Kansas feedlot managers are holding cattle on feed longer, raising weights, even as the percent grading choice declines seasonally.
A spot survey of select feedlots around the state and extrapolated to estimate the goings-on at all of the state’s feedlots shows that cattle sold to packers in September averaged 169 days on feed. The survey is conducted by the Kansas State University Extension service, and the data is compiled by the Livestock Marketing Information Center.
That was the same as in August but was 13 days, or 8.33%, longer than the 156 days in September of 2016. It also was up 17.8 days, or 11.8%, above the 2011-2015 average of 151.2 days.
The number of days on feed for Kansas feedlot cattle has been above the five-year average all year, but the two lines diverged sharply in July as this year’s days on feed went up, counter to the seasonal and last year.
CHOICE BEEF PERCENT DECLINES
There could be many reasons for the increase in the number of days on feed, chief among them being lower corn prices when compared with the 2011-2015 average. However, the national percent of beef grading choice was declining seasonally in September while packers continued to pay premiums for choice and prime carcasses.
Feeding cattle longer to gain extra grading percent is a limited-odds game, since cattle cannot add any more marbling than their genetics allow. A little extra feed can, however, make sure the cattle reach their full genetic potential for the marbling that makes carcasses grade choice or prime.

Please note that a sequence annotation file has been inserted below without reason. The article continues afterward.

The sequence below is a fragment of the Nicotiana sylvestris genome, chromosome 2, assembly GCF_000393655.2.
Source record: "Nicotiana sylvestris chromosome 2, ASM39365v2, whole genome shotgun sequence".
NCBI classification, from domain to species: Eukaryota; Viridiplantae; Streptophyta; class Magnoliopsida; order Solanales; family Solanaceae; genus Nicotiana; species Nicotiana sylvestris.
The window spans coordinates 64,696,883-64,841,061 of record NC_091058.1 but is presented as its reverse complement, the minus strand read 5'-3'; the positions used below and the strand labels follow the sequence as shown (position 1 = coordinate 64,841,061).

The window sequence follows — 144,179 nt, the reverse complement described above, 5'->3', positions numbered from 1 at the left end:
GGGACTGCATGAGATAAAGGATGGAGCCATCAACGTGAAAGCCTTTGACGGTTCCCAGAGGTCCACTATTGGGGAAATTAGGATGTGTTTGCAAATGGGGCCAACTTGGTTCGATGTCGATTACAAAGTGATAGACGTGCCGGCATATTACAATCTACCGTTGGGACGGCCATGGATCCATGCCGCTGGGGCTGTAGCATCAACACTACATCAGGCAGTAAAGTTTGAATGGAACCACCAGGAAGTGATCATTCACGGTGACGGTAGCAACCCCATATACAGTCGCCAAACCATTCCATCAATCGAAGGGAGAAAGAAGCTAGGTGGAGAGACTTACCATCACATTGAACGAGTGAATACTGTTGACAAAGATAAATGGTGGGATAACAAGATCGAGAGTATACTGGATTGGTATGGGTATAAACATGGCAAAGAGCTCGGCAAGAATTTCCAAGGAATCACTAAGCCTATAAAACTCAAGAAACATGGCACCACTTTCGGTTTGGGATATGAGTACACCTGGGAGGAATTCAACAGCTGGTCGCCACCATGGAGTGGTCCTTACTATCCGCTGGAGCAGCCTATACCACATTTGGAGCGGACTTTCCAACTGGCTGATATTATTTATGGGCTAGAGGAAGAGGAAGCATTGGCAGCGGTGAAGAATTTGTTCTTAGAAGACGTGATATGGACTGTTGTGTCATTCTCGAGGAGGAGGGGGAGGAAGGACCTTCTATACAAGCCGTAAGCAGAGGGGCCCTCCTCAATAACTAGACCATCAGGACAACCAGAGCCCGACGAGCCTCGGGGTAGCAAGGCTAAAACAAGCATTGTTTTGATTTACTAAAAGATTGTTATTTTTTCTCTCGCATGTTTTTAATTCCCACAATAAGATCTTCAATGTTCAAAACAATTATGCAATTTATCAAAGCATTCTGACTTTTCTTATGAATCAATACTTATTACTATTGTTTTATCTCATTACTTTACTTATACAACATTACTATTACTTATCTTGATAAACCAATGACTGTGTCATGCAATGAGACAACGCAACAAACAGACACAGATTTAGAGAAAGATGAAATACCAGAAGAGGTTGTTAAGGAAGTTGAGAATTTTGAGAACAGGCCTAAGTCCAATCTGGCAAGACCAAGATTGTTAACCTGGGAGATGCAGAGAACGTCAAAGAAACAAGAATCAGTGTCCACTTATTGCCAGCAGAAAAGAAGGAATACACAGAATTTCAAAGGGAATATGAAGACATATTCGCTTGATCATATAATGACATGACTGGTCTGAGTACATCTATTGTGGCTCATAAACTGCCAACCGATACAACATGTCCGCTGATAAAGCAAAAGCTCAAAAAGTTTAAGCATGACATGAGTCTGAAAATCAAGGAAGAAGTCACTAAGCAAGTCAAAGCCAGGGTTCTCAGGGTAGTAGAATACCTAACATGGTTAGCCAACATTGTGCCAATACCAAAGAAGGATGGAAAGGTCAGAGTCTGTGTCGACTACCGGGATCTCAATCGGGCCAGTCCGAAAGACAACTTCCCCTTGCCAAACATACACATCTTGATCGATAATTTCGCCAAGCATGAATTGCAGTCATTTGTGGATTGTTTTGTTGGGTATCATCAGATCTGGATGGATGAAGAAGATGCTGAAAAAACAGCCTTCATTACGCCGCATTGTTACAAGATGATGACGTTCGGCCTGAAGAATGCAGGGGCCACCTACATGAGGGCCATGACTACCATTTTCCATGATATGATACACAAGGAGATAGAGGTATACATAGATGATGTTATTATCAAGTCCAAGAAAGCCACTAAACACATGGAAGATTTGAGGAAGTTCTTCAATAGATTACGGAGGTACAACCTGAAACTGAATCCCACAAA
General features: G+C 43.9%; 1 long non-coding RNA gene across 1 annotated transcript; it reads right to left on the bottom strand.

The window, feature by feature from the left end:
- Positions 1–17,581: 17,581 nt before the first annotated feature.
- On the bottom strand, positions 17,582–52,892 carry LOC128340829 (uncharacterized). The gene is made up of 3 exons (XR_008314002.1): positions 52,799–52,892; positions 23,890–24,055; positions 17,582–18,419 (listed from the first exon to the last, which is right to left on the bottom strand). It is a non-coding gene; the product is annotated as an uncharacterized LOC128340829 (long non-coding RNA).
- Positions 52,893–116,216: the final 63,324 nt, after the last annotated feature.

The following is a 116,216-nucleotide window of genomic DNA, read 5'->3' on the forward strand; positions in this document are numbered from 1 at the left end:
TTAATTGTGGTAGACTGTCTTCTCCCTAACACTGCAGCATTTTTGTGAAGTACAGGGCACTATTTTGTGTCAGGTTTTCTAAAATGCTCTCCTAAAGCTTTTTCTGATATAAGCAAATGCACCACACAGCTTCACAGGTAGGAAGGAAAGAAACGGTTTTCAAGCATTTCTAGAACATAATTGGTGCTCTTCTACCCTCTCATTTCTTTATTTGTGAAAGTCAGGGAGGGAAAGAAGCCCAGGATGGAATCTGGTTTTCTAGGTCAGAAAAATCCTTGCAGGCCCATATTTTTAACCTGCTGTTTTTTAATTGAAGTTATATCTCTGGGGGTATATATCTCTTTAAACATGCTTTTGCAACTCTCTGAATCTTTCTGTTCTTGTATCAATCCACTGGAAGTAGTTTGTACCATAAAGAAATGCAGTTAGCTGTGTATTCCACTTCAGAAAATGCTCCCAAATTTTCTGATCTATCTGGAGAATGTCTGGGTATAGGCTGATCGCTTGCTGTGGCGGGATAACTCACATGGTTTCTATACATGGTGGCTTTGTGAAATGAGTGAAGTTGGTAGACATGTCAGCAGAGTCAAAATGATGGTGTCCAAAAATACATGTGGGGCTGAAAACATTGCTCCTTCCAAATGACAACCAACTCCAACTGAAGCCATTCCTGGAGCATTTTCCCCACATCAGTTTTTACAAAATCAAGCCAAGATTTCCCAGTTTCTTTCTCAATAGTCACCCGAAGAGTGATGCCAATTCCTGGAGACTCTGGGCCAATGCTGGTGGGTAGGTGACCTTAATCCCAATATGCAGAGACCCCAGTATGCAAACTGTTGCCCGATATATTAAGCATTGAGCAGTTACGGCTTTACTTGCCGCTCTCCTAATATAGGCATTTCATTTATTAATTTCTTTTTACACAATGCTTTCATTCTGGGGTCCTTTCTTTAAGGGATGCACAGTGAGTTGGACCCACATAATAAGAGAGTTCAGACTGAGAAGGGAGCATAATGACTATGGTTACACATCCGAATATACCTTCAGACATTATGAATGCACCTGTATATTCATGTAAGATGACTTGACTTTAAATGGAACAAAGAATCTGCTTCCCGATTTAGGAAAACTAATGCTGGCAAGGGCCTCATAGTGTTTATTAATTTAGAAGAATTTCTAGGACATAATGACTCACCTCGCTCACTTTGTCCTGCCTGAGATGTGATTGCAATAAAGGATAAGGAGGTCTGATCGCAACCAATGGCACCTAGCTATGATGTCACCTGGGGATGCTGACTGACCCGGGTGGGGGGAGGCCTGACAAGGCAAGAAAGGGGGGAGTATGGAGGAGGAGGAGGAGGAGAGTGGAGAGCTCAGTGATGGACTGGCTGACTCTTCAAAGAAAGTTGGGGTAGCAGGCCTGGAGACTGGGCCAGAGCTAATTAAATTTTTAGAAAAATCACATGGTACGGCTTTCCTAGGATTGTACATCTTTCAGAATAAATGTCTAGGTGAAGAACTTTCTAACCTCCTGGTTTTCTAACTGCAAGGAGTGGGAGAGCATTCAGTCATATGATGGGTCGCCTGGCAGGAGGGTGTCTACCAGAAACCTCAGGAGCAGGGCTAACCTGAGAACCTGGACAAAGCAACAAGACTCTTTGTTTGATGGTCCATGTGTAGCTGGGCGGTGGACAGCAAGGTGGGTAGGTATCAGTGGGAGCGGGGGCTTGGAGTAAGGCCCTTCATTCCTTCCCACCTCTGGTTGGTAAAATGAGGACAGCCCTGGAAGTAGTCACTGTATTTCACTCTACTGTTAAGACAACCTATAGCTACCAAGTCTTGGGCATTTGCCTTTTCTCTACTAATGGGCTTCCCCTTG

But even low corn prices wouldn’t count for a lot if there weren’t demand for the beef since Kansas feedlot closeout weights were marching higher in September, following and extending the seasonal pattern.
The K-State closeout data says the final weight of steers in September was 1,401 pounds, up 22, or 1.60%, from 1,379 in August. The September closeout weight was down from last year’s 1,428 pounds by 27 pounds, or 1.89%, but was up from the 2011-2015 average of 1,399.2 pounds by only 1.8 pounds, or 0.13%.
While beef packers were paying more for choice beef than for select in September, encouraging the extra time on feed, the national difference between choice and select beef remained below that of a year ago and the 2011-2015 average, USDA data showed.
At first blush, that might seem to argue against anecdotal evidence that packers were seeking choice or prime beef. However, this must be taken within the context of stronger federally inspected cattle slaughter. If demand for the better-eating choice or prime beef had remained the same in September, the extra slaughter would have pressured the choice/select spread even more.
CATTLE, BEEF RECAP
One pen of Texas fed cattle sold on the Livestock Exchange video auction at $120 per cwt Wednesday.
Trade was reported in eastern Nebraska’s dressed markets at $192 per cwt. Live-basis bids went from $120 to $125 per cwt, and trade came at $120 to mostly $124 to $125, generally up $8 to $9.
The USDA’s choice cutout Monday was up $1.83 per cwt at $210.57, while select was up $1.69 at $194.77. The choice/select spread widened to $15.80 from $15.66 with 79 loads of fabricated product sold into the spot market.
The CME Feeder Cattle index for the seven days ended Friday was $159.46 per cwt, up $0.23. This compares with Monday’s Nov settlement of $160.15, down $0.72.